The trees around the house rustled in the calm wind, their sound accompanied by a crack of Astrauld’s final chop. He bend over, picking up the two pieces of wood, tossing them on to the pile, as a chill ran down his neck. The front door of the house slammed shut.
“I’m home!” Warhal said as he arrived. Astrauld thought of all the ways he could go about ridding of his father. Quick and painless or long and agonizing. Well, realistically, Astrauld would not be able to choose. It would depend on the situation. Still, he imagined chopping up his father with the ax he left by the wood pile. Astrauld began to walk toward the house to greet his father, who now stood in the back yard. “Is the wood all chopped?” he asked.
“Yes, father.” Warhal walked over to the large wood pile to verify Astrauld’s confirmation. While he wasn’t looking, Astrauld picked up the ax.
Warhal bent over, examining the cuts. “You can finally chop the damn wood right. Good. You’ll be doing all of it next summer.” In the corner of his eye, Warhal saw Astrauld’s shadow. He noticed that Astrauld raised something in the air, far above his head. The ax! Warhal rolled to the side as the head of the ax made its descent, dodging Astrauld’s attack.
“Damn it!” Astrauld shouted. The ax was stuck in the ground, and as he tried to pull it out, Warhal gained his balance and walked toward his son.
“You’re trying to kill me?” Warhal punched Astrauld in the face, knocking him down to his knees. Astrauld let out a cry of pain, beginning to scurry away as Warhal picked up the ax. “You must want to die!” Astrauld hurried into the cottage, Warhal slightly behind him. The frightened adolescent slammed the back door shut, and the head of the ax penetrated it. “I’ll kill you!” Warhal shouted.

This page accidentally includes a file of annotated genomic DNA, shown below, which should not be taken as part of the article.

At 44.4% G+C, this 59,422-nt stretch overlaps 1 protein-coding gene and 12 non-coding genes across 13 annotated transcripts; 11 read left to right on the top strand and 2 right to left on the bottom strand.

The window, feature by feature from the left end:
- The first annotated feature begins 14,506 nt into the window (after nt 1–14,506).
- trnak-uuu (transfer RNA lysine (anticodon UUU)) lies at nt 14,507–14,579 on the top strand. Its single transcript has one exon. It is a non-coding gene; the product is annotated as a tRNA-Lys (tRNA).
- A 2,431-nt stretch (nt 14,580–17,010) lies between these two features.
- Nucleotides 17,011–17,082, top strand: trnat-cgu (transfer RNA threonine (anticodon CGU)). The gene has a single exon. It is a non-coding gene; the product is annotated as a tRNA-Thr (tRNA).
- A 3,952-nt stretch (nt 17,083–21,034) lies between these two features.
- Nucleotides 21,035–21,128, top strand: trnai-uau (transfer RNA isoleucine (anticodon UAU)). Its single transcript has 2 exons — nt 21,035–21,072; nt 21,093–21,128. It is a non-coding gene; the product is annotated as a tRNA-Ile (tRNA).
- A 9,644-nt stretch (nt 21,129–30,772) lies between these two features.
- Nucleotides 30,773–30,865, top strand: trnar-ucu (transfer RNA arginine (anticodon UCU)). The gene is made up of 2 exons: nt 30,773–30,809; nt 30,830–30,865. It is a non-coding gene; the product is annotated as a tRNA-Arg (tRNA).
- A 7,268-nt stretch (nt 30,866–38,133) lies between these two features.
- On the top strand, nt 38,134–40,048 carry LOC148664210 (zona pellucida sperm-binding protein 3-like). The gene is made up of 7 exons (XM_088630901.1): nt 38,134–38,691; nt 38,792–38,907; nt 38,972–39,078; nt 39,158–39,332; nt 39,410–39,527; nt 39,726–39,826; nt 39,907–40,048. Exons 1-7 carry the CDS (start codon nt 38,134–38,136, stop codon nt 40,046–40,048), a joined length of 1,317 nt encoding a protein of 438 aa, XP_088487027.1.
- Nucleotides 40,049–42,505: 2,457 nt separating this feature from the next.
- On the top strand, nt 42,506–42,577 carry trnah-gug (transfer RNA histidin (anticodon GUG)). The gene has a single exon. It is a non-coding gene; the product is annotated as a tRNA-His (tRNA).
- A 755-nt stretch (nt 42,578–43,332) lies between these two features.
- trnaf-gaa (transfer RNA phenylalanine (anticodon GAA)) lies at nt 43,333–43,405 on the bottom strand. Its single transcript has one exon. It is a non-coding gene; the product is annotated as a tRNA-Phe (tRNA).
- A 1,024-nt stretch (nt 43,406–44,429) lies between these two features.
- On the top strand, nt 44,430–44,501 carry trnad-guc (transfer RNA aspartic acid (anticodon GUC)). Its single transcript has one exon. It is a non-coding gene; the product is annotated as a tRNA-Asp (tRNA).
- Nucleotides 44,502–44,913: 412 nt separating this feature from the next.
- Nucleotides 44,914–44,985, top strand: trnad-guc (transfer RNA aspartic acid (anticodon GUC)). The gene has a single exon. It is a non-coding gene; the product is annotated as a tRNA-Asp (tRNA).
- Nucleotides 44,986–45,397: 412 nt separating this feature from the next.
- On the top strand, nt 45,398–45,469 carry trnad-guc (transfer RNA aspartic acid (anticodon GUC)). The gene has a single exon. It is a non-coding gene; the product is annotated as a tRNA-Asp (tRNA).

Astrauld stumbled into the living area where Sofia sat. She looked up at her son, shocked and scared. “What’s going on?” she asked.
“Father is trying to kill me!” Astrauld replied.
Sofia, in an instant, stood up and used her frail body to block the entrance to the living area. She put her hands on each side of the doorway, trying to be a blockade. Warhal looked at his wife angrily. “Move!” he ordered. “This is between Astrauld and I!”
“No it’s not!” she replied. “If you want him, you’ll have to get through me, you ape!” Warhal chuckled.
“Gladly.” He raised the ax and hit Sofia sideways in the head, cutting through her skull. Her body fell backward, allowing Astrauld to now see Warhal’s bloodstained figure. “You’re turn, son.”
On the end table by the rocking chair Sofia once sat in was a large, empty bottle of Drake’s Finest Brew. That’s it! Astrauld thought. He picked up the bottle and faced his murderous, ax wielding father. “Why would you try to kill me, son?” Warhal asked. “How stupid can a boy be?”